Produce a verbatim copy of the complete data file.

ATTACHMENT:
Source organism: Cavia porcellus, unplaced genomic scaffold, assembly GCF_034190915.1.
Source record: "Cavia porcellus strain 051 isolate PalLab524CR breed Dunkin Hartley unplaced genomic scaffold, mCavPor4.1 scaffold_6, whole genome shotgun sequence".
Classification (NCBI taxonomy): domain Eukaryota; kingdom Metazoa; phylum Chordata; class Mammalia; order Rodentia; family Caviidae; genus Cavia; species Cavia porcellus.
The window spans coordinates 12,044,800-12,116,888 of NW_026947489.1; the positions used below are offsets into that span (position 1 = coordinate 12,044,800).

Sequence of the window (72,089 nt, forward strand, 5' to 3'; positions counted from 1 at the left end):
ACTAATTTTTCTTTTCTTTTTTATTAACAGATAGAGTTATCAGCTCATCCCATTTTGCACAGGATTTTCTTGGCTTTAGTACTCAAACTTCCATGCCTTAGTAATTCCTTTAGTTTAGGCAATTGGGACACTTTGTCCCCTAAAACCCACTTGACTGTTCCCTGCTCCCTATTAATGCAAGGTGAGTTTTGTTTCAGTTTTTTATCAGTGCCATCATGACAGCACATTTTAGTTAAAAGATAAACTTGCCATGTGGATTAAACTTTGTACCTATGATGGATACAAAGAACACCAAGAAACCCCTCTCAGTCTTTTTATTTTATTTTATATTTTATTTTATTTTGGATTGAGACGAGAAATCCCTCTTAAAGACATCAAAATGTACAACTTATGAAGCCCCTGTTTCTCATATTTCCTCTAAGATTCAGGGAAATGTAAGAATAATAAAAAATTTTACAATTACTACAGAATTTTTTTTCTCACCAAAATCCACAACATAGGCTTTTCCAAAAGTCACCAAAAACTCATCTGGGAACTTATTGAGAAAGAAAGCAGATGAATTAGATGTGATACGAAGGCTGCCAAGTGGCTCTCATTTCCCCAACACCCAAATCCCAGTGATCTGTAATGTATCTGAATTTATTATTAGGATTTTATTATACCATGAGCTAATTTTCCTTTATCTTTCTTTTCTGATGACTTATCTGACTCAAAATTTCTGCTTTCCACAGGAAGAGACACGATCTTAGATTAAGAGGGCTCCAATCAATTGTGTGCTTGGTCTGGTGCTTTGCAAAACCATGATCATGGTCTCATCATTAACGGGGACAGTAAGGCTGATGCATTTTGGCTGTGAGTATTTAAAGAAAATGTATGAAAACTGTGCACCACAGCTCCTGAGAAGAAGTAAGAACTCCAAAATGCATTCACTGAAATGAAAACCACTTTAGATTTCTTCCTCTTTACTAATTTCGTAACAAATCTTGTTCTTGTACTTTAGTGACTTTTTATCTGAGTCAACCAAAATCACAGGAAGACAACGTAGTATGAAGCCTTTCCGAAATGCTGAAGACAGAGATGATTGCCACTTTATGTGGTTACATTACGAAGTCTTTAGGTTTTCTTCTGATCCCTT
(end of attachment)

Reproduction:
Source organism: Cavia porcellus, unplaced genomic scaffold, assembly GCF_034190915.1.
Source record: "Cavia porcellus strain 051 isolate PalLab524CR breed Dunkin Hartley unplaced genomic scaffold, mCavPor4.1 scaffold_6, whole genome shotgun sequence".
Classification (NCBI taxonomy): domain Eukaryota; kingdom Metazoa; phylum Chordata; class Mammalia; order Rodentia; family Caviidae; genus Cavia; species Cavia porcellus.
The window spans coordinates 12,044,800-12,116,888 of NW_026947489.1; the positions used below are offsets into that span (position 1 = coordinate 12,044,800).

Sequence of the window (72,089 nt, forward strand, 5' to 3'; positions counted from 1 at the left end):
ACTAATTTTTCTTTTCTTTTTTATTAACAGATAGAGTTATCAGCTCATCCCATTTTGCACAGGATTTTCTTGGCTTTAGTACTCAAACTTCCATGCCTTAGTAATTCCTTTAGTTTAGGCAATTGGGACACTTTGTCCCCTAAAACCCACTTGACTGTTCCCTGCTCCCTATTAATGCAAGGTGAGTTTTGTTTCAGTTTTTTATCAGTGCCATCATGACAGCACATTTTAGTTAAAAGATAAACTTGCCATGTGGATTAAACTTTGTACCTATGATGGATACAAAGAACACCAAGAAACCCCTCTCAGTCTTTTTATTTTATTTTATATTTTATTTTATTTTGGATTGAGACGAGAAATCCCTCTTAAAGACATCAAAATGTACAACTTATGAAGCCCCTGTTTCTCATATTTCCTCTAAGATTCAGGGAAATGTAAGAATAATAAAAAATTTTACAATTACTACAGAATTTTTTTTCTCACCAAAATCCACAACATAGGCTTTTCCAAAAGTCACCAAAAACTCATCTGGGAACTTATTGAGAAAGAAAGCAGATGAATTAGATGTGATACGAAGGCTGCCAAGTGGCTCTCATTTCCCCAACACCCAAATCCCAGTGATCTGTAATGTATCTGAATTTATTATTAGGATTTTATTATACCATGAGCTAATTTTCCTTTATCTTTCTTTTCTGATGACTTATCTGACTCAAAATTTCTGCTTTCCACAGGAAGAGACACGATCTTAGATTAAGAGGGCTCCAATCAATTGTGTGCTTGGTCTGGTGCTTTGCAAAACCATGATCATGGTCTCATCATTAACGGGGACAGTAAGGCTGATGCATTTTGGCTGTGAGTATTTAAAGAAAATGTATGAAAACTGTGCACCACAGCTCCTGAGAAGAAGTAAGAACTCCAAAATGCATTCACTGAAATGAAAACCACTTTAGATTTCTTCCTCTTTACTAATTTCGTAACAAATCTTGTTCTTGTACTTTAGTGACTTTTTATCTGAGTCAACCAAAATCACAGGAAGACAACGTAGTATGAAGCCTTTCCGAAATGCTGAAGACAGAGATGATTGCCACTTTATGTGGTTACATTACGAAGTCTTTAGGTTTTCTTCTGATCCCTT